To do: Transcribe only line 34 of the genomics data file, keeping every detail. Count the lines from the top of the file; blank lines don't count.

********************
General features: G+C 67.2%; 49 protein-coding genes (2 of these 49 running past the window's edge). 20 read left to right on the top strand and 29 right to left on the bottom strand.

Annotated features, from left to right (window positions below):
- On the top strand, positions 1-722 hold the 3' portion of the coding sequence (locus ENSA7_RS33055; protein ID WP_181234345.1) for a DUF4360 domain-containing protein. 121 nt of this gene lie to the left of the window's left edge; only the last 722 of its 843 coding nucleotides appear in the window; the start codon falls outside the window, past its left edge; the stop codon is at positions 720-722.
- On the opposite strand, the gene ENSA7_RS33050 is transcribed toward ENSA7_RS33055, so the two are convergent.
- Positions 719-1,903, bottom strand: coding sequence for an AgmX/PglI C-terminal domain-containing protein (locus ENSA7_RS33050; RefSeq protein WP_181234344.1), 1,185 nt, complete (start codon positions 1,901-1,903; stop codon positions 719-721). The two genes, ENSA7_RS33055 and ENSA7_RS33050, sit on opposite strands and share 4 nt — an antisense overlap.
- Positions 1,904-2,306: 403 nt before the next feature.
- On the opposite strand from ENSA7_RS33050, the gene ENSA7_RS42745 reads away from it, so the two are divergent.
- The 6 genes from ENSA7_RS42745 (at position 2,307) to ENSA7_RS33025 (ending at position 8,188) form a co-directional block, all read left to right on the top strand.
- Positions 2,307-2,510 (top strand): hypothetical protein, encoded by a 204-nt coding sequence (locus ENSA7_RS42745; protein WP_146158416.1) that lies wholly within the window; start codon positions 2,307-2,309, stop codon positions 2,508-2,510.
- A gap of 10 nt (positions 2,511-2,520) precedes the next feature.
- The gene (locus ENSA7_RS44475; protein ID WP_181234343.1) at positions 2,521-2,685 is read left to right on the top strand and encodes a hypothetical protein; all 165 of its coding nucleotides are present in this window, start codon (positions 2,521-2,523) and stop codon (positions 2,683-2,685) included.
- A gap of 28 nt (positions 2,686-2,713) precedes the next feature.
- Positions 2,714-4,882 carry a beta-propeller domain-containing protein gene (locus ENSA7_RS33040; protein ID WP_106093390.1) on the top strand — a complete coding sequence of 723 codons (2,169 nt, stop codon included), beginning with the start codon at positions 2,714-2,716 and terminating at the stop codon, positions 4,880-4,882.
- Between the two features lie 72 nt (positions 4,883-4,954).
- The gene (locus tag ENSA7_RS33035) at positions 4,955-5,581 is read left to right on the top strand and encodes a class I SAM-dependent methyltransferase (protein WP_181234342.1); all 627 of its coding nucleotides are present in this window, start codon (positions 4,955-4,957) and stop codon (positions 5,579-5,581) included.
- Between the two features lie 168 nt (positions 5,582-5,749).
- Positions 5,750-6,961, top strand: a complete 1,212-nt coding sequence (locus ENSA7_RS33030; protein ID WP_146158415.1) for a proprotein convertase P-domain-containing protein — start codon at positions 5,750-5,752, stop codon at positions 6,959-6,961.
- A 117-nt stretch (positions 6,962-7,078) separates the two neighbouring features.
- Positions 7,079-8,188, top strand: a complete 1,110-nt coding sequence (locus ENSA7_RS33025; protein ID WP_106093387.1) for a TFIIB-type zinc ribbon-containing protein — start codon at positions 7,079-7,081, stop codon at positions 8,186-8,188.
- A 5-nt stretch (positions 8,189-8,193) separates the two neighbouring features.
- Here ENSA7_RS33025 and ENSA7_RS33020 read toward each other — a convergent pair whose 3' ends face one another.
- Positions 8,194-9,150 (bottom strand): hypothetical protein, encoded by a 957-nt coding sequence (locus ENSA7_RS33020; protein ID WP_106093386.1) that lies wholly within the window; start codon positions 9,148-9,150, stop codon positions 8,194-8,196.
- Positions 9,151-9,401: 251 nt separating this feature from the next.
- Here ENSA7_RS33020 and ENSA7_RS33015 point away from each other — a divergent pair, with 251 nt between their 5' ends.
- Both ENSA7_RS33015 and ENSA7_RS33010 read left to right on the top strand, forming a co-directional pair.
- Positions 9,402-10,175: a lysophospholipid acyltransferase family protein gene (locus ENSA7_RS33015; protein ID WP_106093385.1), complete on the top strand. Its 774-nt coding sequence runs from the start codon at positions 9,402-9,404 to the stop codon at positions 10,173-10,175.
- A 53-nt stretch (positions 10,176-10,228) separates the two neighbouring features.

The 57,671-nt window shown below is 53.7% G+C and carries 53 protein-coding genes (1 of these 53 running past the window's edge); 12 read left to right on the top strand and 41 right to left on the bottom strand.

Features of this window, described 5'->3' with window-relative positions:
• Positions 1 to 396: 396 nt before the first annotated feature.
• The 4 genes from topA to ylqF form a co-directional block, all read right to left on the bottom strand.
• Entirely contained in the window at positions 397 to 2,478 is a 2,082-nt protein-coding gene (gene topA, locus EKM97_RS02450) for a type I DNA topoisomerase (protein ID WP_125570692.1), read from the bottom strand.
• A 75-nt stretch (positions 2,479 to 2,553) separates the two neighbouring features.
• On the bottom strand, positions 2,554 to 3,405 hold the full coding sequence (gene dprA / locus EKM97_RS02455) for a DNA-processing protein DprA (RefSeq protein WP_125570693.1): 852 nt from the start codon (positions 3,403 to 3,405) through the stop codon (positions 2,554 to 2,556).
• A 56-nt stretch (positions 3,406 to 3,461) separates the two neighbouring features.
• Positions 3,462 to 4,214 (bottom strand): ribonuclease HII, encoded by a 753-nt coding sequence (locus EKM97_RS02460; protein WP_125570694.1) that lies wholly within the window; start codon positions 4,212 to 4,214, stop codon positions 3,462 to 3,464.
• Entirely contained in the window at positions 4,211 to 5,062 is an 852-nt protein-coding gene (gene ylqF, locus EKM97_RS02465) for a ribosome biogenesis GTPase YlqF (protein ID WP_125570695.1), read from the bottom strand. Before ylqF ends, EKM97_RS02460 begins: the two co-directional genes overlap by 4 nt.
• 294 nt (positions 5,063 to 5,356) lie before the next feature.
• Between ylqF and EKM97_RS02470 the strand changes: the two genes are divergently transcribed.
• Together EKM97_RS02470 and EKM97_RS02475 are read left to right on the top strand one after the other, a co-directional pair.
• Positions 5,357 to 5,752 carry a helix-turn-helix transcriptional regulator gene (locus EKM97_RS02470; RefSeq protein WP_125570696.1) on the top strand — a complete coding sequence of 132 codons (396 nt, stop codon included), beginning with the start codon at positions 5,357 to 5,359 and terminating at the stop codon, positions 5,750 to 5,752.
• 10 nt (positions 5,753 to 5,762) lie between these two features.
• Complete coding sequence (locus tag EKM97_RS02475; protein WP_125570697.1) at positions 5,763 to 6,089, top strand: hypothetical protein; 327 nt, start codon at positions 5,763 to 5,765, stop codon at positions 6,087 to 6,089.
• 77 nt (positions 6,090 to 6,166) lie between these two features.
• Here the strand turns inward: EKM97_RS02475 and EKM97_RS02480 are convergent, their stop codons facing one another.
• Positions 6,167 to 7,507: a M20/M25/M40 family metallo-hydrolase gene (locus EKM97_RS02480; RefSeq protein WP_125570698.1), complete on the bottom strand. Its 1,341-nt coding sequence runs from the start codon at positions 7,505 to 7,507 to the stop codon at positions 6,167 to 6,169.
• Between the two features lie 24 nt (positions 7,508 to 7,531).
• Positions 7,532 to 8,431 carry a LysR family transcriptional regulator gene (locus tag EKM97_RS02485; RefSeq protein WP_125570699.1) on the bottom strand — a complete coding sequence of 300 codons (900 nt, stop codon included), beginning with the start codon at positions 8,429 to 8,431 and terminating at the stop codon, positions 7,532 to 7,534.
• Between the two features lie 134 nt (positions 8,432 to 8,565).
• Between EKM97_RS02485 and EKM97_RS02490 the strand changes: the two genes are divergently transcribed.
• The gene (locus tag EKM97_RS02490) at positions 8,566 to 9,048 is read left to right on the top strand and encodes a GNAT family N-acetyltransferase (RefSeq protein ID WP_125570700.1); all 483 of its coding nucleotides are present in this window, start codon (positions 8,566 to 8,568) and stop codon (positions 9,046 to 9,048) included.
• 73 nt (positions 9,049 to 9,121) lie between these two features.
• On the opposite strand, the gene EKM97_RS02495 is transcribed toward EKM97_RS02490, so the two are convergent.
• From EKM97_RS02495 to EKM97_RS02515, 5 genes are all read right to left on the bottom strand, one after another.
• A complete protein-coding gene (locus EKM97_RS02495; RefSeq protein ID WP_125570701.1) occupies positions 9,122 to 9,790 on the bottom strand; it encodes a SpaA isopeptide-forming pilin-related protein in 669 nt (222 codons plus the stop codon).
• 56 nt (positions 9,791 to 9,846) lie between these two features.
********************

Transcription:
• On the bottom strand, positions 2,554 to 3,405 hold the full coding sequence (gene dprA / locus EKM97_RS02455) for a DNA-processing protein DprA (RefSeq protein WP_125570693.1): 852 nt from the start codon (positions 3,403 to 3,405) through the stop codon (positions 2,554 to 2,556).